Curious foreigners get rare chance to sample Emirati culture

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Rashid Al Tamimi, a Senior Cultural Presenter, talks to the foreign visitors and residents in the UAE about Ramadan and Emirati culture during the Muslim holy fasting month of Ramadan, at the Sheikh Mohammed Center for Cultural Understanding (SMCCU) in Dubai, UAE. (Reuters)
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Foreign visitors and residents in the UAE learn about Ramadan and Emirati culture during the Muslim holy fasting month of Ramadan at Jumeirah Mosque in Dubai, UAE. (Reuters)
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Japanese tourists talk to an Emirati woman volunteer to learn about Ramadan and Emirati culture during the Muslim holy fasting month of Ramadan, at the Sheikh Mohammed Center for Cultural Understanding (SMCCU) in Dubai, UAE. (Reuters)
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Foreign visitors and residents in the UAE eat an Emirati Iftar meal during the Muslim holy fasting month of Ramadan, at Sheikh Mohammed Center for Cultural Understanding (SMCCU) in Dubai, UAE. (Reuters)
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Foreign visitors and residents in the UAE eat an Emirati Iftar meal during the Muslim holy fasting month of Ramadan, at Sheikh Mohammed Center for Cultural Understanding (SMCCU) in Dubai, UAE. (Reuters)
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Rashid Al Tamimi, a Senior Cultural Presenter, talks to the foreign visitors and residents in the UAE about Ramadan and Emirati culture during the Muslim holy fasting month of Ramadan, at the Sheikh Mohammed Center for Cultural Understanding (SMCCU) in Dubai, UAE. (Reuters)
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An Emirati woman volunteer helps a foreign visitor to wear a headscarf during the Muslim holy fasting month of Ramadan, at Jumeirah Mosque in Dubai, UAE. (Reuters)
Updated 19 May 2019
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Curious foreigners get rare chance to sample Emirati culture

DUBAI: No question was off limits for curious tourists and foreign residents of Dubai wanting to learn more about Emirati culture and the Muslim fasting month of Ramadan.
Emiratis make up less than 10% of those living in Dubai, the most populated emirate in the seven-emirate United Arab Emirates federation, making it hard for foreigners to meet them.
Dubai goes to great lengths to market itself as open to different cultures and faiths as the Middle East’s financial, trade and leisure center, and a government cultural center is inviting visitors to find out more about Emirati life.
“There are no offending questions,” said Emirati Rashid Al-Tamimi from the Sheikh Mohammed Center for Cultural Understanding.
“How do you worship, what is the mosque, why do you wear white, why do women wear black ... is everybody rich in this country?“
Emirati volunteers gathered at a majlis — the traditional sitting room where the end-of-fast iftar meal is served at floor-level — were asked about dating and marriage, what they think of Dubai’s comparatively liberal dress codes for foreigners, and aspects of the Muslim faith.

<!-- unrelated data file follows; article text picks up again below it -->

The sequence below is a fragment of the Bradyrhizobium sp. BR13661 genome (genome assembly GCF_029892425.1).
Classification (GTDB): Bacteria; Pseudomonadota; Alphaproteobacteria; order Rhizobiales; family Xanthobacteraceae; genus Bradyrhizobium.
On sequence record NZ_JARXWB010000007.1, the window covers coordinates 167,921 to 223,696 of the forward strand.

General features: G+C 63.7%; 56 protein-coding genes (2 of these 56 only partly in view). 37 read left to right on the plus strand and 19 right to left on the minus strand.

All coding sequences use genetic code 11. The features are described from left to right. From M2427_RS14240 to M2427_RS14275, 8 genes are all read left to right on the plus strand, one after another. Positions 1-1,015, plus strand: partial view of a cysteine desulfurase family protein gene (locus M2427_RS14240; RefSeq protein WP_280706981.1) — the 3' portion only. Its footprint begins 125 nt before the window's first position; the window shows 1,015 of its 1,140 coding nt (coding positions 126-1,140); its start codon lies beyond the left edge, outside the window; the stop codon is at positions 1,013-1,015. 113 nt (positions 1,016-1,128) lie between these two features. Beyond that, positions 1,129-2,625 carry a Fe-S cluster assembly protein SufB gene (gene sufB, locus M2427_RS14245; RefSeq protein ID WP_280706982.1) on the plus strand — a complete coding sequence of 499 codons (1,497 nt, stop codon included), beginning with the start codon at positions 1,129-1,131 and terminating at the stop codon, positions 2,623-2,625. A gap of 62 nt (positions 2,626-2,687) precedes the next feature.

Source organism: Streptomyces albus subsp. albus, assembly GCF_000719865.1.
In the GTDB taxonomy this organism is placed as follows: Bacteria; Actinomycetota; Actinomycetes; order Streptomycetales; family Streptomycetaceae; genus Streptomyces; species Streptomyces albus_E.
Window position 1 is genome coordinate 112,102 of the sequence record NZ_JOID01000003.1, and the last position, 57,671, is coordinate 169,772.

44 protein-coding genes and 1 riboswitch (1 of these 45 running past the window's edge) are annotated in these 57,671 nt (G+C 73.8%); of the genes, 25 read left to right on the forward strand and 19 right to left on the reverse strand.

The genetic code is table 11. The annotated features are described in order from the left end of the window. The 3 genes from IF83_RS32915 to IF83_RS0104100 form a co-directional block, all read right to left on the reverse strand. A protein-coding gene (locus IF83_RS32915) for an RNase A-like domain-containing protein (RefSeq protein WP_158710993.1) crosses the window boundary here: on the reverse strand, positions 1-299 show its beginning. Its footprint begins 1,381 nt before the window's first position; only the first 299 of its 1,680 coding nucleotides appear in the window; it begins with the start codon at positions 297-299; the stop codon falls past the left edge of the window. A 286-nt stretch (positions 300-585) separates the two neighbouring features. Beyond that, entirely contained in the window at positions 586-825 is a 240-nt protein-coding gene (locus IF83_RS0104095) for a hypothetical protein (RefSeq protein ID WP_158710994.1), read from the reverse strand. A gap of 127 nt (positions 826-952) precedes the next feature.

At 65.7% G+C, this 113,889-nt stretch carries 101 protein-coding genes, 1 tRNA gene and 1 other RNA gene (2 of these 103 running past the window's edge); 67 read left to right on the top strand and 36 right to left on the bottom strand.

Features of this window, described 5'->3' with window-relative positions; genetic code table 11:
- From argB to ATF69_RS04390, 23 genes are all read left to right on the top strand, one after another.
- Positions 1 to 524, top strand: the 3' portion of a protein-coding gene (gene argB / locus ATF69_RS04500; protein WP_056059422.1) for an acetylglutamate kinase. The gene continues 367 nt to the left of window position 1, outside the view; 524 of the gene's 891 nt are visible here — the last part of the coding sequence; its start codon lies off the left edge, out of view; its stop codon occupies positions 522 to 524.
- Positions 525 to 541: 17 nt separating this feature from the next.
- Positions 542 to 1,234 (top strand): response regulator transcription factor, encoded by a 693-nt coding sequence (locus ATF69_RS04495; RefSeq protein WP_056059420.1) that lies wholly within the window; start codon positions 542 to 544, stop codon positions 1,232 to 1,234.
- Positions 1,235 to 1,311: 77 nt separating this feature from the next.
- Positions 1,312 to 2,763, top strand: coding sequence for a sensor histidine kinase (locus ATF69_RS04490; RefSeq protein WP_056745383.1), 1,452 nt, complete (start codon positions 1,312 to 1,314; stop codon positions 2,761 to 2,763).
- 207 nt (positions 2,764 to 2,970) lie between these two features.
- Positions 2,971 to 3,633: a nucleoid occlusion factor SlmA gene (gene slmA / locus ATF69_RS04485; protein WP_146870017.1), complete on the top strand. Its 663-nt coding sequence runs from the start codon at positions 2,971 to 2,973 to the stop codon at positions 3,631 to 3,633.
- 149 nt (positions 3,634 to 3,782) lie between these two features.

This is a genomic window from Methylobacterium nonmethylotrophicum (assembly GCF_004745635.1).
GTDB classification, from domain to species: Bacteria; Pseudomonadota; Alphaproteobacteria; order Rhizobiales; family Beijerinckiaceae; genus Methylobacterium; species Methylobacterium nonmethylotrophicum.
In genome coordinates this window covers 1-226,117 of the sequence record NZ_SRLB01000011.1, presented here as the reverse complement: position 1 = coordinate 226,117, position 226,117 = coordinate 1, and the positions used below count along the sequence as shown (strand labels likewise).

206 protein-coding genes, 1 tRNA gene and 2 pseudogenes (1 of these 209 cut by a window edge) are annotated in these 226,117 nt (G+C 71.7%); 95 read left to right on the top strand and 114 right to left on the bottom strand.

“We learn from them, they learn from us. (Foreigners) have been here a long time and I feel they see themselves as Emiratis, and we are proud that they do so,” said Majida Al-Gharib a student volunteer.
Visitors broke the day’s fast with dates and water, before sampling Emirati cuisine, including biryani and machboos rice and meat dishes.
Seven-year-old Anthony from Poland, who goes to school in Dubai, said he came to find out more about the breaking of the fast meal because many of his friends at school do it.
2019 has been designated the Year of Tolerance in the United Arab Emirates and there is a minister of state for tolerance.


‘I love the Arab side of my family’: Bella Hadid apologizes to Saudi, UAE fans after online backlash

US-Palestinian model Bella Hadid has taken to Instagram to apologize to her fans in Saudi Arabia and the UAE. (File photo: AFP)
Updated 59 min 8 sec ago
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‘I love the Arab side of my family’: Bella Hadid apologizes to Saudi, UAE fans after online backlash

DUBAI: US-Palestinian model Bella Hadid has taken to Twitter and Instagram to apologize to her fans in Saudi Arabia and the UAE after she was accused of being disrespectful by social media users.

It all kicked off when the 22-year-old supermodel uploaded a photo to her Instagram Stories on Monday, showing her boot pictured in front of an Emirates plane and a Saudia plane.

The hashtag #BellaHadidIsRacist started trending as some social media users felt the model was being disrespectful, but she quickly took to the Internet to set the record straight, saying “this was an honest mistake on an early morning” in a tweet.

 “I am posting this to clear up a few things that have been weighing on my heart,” Hadid wrote on her Instagram Stories Monday. “To begin, I would never want my posts or platform to be used for hate against anyone, especially those of my own beautiful and powerful heritage. I love and care so much about the Muslim and Arab side of my family, as well as my brothers and sisters throughout the world.”

Bella went on to address the photo, saying: “The photo of my shoe on my Story yesterday had NOTHING to do with politics. I promise. I never noticed the planes in the background and that is the truth. I would never mean to disrespect these airlines, let alone these amazing countries. I absolutely love these airlines, with the best planes and people (sic).” 

“I will be more responsible when bringing awareness to all causes, including my beloved Middle Eastern community. Thank you for taking the time. I love every single one of you,” she added.